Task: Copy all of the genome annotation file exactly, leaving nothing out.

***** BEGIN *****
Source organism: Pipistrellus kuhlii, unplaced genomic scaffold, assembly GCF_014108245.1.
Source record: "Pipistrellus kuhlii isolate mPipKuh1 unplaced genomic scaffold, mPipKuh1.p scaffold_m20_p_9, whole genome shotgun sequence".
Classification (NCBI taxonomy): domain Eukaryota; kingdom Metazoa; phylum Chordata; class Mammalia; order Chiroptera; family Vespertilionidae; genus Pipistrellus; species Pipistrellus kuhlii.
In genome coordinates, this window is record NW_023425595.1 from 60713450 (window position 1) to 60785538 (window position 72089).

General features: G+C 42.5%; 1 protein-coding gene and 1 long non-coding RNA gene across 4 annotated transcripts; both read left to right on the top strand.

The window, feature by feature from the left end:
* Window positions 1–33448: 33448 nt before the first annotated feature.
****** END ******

Source organism: Pipistrellus kuhlii, unplaced genomic scaffold, assembly GCF_014108245.1.
Source record: "Pipistrellus kuhlii isolate mPipKuh1 unplaced genomic scaffold, mPipKuh1.p scaffold_m20_p_9, whole genome shotgun sequence".
Classification (NCBI taxonomy): domain Eukaryota; kingdom Metazoa; phylum Chordata; class Mammalia; order Chiroptera; family Vespertilionidae; genus Pipistrellus; species Pipistrellus kuhlii.
In genome coordinates, this window is record NW_023425595.1 from 60713450 (window position 1) to 60785538 (window position 72089).

General features: G+C 42.5%; 1 protein-coding gene and 1 long non-coding RNA gene across 4 annotated transcripts; both read left to right on the top strand.

The window, feature by feature from the left end:
* Window positions 1–33448: 33448 nt before the first annotated feature.